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What Temperature to Wash Clothes?

I sometimes find it nerve-wracking to wash new clothing since I’m always worried I’ll wash it at the wrong temperature and damage the fabric. The water temperature you use when you wash clothes greatly impacts how well they will last over time. Using the wrong settings can quickly ruin even the nicest of garments.

The right temperature for your clothing will depend on the type and color of the fabric, how stained it is, and whether it needs to be sanitized. Hot water can provide the best cleaning by lifting stains and killing off bacteria. However, too high of temperatures can damage fabric by causing it to shrink, fade, or even break down over time.

Knowing what temperature to wash clothes at doesn’t have to be a struggle. Keep reading and I’ll break down for you exactly when to use each wash temperature, as well as considerations to keep in mind based on the color and type of clothing you are cleaning. Your laundry will be finished before you know it!

What Temperature to Wash Clothes

Does Water Temperature Matter When You Wash Your Clothes?

Yes! The temperature you use to wash your clothes can not only impact how clean they get but can also affect how well they last over time.

Hotter temperatures provide a better clean by removing stains and sanitizing fabric. However, too high of a temperature and certain fabrics can be damaged beyond repair. They can shrink, melt, fade, or even release dyes in the wash that will bleed into your other fabrics.

On the whole, you should always take special care to wash your clothing at the correct setting. You can determine what is best for your clothes by looking at their tags. Manufacturers will always tell you the proper temperature to use on their garments.

What Happens If You Wash Clothes at the Wrong Temperature?

For most clothing made from natural fibers, a single wash at the wrong temperature won’t cause too much damage. Too hot of a cycle can lead to the fabric dye bleeding or fading, which will certainly affect the look of your clothing. It can also lead to shrinking and a breakdown of the fibers over time.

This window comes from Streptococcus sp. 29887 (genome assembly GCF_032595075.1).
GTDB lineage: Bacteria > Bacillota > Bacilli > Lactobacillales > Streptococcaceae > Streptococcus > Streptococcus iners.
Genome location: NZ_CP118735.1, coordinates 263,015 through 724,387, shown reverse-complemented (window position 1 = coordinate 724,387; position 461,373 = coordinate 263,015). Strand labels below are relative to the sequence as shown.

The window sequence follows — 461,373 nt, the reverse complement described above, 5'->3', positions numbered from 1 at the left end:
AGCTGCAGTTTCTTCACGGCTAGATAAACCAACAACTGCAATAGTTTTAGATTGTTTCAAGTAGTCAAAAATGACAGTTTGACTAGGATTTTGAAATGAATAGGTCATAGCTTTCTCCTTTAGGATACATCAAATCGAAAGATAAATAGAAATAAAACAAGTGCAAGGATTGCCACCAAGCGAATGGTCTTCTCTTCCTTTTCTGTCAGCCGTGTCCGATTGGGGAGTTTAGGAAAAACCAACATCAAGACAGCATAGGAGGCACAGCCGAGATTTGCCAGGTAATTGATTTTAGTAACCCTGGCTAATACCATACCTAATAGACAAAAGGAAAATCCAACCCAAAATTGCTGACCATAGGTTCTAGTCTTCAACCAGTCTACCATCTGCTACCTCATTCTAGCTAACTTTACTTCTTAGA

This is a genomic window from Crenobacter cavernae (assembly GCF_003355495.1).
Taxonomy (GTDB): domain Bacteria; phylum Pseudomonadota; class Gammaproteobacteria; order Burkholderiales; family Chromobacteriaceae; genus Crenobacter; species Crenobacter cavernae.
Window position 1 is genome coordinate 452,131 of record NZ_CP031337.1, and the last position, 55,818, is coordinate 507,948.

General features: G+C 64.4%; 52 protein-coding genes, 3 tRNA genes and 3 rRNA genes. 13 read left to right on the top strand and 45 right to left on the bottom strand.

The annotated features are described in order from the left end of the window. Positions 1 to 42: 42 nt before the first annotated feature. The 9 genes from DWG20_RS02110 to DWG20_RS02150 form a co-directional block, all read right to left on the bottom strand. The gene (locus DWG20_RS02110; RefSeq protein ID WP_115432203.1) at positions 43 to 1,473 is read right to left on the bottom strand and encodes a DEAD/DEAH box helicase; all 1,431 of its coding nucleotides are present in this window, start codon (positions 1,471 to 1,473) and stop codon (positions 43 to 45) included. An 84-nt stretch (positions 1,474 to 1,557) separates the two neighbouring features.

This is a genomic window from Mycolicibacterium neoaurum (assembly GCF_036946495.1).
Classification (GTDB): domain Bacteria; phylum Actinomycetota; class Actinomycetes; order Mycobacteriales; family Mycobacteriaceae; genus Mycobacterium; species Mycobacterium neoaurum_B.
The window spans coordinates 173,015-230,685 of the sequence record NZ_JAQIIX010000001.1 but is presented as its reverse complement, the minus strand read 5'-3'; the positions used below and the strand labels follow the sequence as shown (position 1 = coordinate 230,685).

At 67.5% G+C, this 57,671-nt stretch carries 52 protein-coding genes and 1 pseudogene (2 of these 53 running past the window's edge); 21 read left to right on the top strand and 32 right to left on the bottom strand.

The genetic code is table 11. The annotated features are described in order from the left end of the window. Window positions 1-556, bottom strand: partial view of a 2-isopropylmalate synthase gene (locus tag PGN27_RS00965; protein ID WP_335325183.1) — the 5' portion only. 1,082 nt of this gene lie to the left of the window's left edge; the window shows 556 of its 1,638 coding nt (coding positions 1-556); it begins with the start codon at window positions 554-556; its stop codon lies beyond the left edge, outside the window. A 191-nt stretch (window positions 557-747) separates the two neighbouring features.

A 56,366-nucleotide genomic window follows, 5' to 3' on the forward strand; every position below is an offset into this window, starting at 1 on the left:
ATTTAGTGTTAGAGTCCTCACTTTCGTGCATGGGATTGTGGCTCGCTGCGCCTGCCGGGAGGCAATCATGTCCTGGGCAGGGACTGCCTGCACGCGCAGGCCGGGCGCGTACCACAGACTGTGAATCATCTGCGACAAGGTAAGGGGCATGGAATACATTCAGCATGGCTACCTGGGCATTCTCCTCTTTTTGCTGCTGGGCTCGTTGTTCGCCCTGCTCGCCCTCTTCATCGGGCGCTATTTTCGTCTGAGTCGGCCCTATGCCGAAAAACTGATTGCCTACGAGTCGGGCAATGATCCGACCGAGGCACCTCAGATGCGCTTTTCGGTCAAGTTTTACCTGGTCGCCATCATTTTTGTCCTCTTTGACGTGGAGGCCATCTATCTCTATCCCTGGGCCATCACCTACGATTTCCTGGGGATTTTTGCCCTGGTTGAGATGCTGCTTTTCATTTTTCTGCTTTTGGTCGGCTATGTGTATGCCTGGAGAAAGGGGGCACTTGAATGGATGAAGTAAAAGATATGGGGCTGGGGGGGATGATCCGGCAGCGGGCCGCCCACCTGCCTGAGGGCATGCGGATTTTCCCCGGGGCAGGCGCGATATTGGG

However, these effects aren’t always instant. If you accidentally wash your clothing at the wrong temperature once, it will probably be okay. But you should always avoid mishaps like this entirely by checking the tags on your clothing before you put them in the wash.

You especially want to be careful with any fabrics made from synthetic fibers. Even one wash at the wrong temperature can cause major damage to these types of fibers. They are much less forgiving than clothes made from natural fibers and may melt or break down entirely at the wrong wash temperature.

What Temperature To Wash Clothes

Does Water Temperature Matter

The temperature of your wash will directly affect how clean your clothes become and whether or not they sustain any damage. Because of this, you need to know when to use cold water vs. warm water vs. hot water for your laundry.

When to Use Cold Water

Cold water is useful for most washes since it won’t damage your clothing. It is excellent to use on clothing that you are worried will shrink or bleed in hotter temperatures. It is also safe for delicate fabrics since it won’t wear out the fibers.

Most cold water washes fall in a temperature range between 60 and 80 degrees Fahrenheit. This low temperature won’t necessarily sanitize your laundry, but it will remove dirt from everyday wear. It can be used on stained clothing; just remember that you may need to do a pretreatment or soak the fabric before washing to lift any particularly difficult spots.

Cold water is recommended for synthetic fabrics that do not handle heat well. This is especially true of fabrics like polyester, which can easily break down when heated too much. This makes cold water safe across the board while also having the added perk of helping reduce wrinkles on your clothes.

When to Use Warm Water

Warm water is a good in-between setting since it will have many benefits of hot water without causing as much damage. Most warm water cycles fall in a temperature range of between 90 to 110 degrees Fahrenheit, which isn’t much hotter than many hot summer days. If your clothes are worn in the summer heat, they can probably handle a warm water wash.